Not teach­ing Mock­ing­bird won’t help our stu­dents

Simcoe Reformer - Times-Reformer - - OPINION - Lu­ciano Di­Nardo is a re­tired English teacher who taught To Kill a Mock­ing­bird at least 35 times. LU­CIANO DI­NARDO

Once again, a school board has pro­posed that teach­ers tread care­fully if they choose to teach To Kill a Mock­ing­bird. This, in 2018, not 1958.

The Peel Dis­trict school board re­cently is­sued a memo some are de­scrib­ing as a veiled threat that teach­ers will not be sup­ported should they choose to teach the Harper Lee Pulitzer Prize-win­ning novel.

Ap­par­ently the de­ci­sion is based on com­plaints from the school com­mu­nity. Was it a con­certed group ef­fort or the voice of one? In­creas­ingly we are sub­jected to “protests” where one of­fended per­son’s sen­si­bil­ity over­rides the com­mon sense and ap­pre­ci­a­tion of thou­sands if not mil­lions.

Crit­ics have de­scribed the novel as harm­ful, vi­o­lent and op­pres­sive to black stu­dents. Harm­ful? Vi­o­lent? Op­pres­sive? Sounds like Shake­speare to me. Where’s the ral­ly­ing cry to ban the Bard’s works?

Some have crit­i­cized Lee’s novel for por­tray­ing At­ti­cus Finch as a white knight for black vic­tims dur­ing the Jim Crow era. This is par­tially true, but what makes At­ti­cus’s role im­por­tant is that, he, as a white man in the deeply seg­re­ga­tion­ist south of the 1930s, is will­ing to do some­thing — de­fend a black man ac­cused of rap­ing a white woman — when no other white per­son in the town is will­ing to do any­thing. He makes a to­tal com­mit­ment for a cause he knows he’ll lose, and says as much pre­sciently to his daugh­ter, Scout. She asks, “At­ti­cus, are we go­ing to win it?” and he replies, “No, honey.”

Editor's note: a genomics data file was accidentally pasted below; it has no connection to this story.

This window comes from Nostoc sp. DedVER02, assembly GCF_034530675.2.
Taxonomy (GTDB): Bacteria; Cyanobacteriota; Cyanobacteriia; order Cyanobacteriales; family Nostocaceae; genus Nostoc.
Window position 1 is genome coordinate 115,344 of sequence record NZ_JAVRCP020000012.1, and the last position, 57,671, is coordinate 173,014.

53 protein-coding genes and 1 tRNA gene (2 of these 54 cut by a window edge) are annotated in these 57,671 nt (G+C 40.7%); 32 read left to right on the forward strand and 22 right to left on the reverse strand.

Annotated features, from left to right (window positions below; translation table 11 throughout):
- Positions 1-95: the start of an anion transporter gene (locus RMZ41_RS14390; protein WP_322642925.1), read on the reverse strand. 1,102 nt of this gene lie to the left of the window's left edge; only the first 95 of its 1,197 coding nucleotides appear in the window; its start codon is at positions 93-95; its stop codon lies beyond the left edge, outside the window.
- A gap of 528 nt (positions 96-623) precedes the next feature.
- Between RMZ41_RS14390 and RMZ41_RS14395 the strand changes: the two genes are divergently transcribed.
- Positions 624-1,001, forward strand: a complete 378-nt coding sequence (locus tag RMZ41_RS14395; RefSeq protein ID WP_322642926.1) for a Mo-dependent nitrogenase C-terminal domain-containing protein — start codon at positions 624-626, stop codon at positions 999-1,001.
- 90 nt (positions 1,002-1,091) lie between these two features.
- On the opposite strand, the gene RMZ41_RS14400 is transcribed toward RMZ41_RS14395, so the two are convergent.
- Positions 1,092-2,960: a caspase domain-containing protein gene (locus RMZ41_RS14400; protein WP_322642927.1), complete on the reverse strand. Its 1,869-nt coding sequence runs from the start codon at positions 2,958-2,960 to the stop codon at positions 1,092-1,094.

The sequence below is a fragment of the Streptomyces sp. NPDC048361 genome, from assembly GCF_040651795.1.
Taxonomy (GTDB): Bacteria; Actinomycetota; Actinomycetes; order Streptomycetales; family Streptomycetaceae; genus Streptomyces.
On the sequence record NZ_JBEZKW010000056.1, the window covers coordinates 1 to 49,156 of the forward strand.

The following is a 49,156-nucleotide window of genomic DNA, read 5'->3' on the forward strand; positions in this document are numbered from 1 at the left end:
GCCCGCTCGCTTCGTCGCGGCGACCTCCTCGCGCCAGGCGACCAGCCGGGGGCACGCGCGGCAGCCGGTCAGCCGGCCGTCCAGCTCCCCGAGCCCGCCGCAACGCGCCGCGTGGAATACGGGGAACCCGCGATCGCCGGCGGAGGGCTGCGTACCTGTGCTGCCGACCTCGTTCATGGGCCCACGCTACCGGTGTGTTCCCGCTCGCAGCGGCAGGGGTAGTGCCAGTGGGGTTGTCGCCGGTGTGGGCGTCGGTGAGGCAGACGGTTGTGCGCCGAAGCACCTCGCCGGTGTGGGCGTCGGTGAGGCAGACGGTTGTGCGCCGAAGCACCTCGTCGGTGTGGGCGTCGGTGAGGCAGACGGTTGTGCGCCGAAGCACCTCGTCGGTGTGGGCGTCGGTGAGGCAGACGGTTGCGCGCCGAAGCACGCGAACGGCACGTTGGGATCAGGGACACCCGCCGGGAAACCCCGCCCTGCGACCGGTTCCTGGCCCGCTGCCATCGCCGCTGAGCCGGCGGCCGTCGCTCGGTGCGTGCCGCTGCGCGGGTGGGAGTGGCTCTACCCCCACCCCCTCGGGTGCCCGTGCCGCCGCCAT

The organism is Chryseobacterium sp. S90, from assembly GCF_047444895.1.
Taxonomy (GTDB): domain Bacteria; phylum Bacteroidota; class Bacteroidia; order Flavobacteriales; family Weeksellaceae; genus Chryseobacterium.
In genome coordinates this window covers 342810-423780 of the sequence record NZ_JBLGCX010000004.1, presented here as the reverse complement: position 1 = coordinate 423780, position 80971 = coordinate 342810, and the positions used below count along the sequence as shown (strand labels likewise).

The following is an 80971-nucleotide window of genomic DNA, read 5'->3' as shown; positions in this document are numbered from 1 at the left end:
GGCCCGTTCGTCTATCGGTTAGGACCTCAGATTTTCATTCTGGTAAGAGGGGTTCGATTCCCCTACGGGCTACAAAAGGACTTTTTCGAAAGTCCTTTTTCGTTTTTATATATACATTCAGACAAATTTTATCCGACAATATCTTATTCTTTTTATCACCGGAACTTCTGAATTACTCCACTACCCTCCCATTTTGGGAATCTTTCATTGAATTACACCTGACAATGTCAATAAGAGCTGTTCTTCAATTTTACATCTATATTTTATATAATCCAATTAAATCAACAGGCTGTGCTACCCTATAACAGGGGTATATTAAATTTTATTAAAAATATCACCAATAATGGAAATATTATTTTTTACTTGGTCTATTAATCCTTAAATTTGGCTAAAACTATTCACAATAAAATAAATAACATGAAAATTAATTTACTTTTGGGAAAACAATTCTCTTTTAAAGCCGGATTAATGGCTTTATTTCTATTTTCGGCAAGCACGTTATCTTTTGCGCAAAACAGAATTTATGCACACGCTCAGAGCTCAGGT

As a teacher, I have had my own ex­pe­ri­ences with the novel.

Dur­ing a par­ent-teacher in­ter­view, a black cou­ple asked if I in­tended to teach the novel to their daugh­ter. They told me I had a duty to teach the novel. They con­sid­ered it a key piece of lit­er­a­ture on many lev­els.

Con­versely, in 1998, a white cou­ple asked for a par­ent-teacher in­ter­view af­ter class, an un­usual re­quest since their daugh­ter was a stel­lar stu­dent. Af­ter our pleas­antries, they asked if To Kill a Mock­ing­bird was on the cur­ricu­lum. Yes, I con­firmed. They promptly or­dered that once the novel was in­tro­duced their daugh­ter was to be re­moved from the class­room. She would not be ex­posed to a nar­ra­tive with mis­ce­gena­tion. That was 1998, not 1958. For two months, she re­ported to the li­brary where she worked on me­nial ma­te­rial that didn’t chal­lenge her.

Of all the works I taught dur­ing my teach­ing ca­reer, To Kill a Mock­ing­bird un­doubt­edly res­onated the most with stu­dents at any grade level. This was made ev­i­dent to me early in my ca­reer. When the jury re­turns with its guilty ver­dict against Tom Robin­son, one of the boys in class yelled, “This is bull----!”

I couldn’t in all good con­science lec­ture him about his vo­cab­u­lary since he’d been caught up in the emo­tional mo­ment. And then I learned he and his peers didn’t know or un­der­stand how in­grained the Jim Crow sys­tem of racial seg­re­ga­tion was in the United States, the coun­try with a na­tional an­them that con­cludes with “and the home of the brave” but which could be the mon­de­green “and the home of the slave.” I made the de­ci­sion that be­fore we stud­ied the novel again, I would con­vert my English class to a modern his­tory class and the stu­dents would spend ap­prox­i­mately one month learn­ing about the laws of Jim Crow so that they could han­dle that ver­dict.

What has also been lost with the novel’s on­go­ing con­tro­versy is that it’s such a fine ex­am­ple of lit­er­ary fic­tion, an ap­pre­ci­a­tion that should be an­chored in all English stud­ies class­rooms. It’s beau­ti­fully writ­ten, un­like so much modern lit­er­a­ture that is ba­sic sto­ry­telling.

It’s dif­fi­cult to fig­ure things out in 2018, when a gen­teel South­ern woman’s hon­oured novel is un­der con­stant at­tack. Let’s think again.

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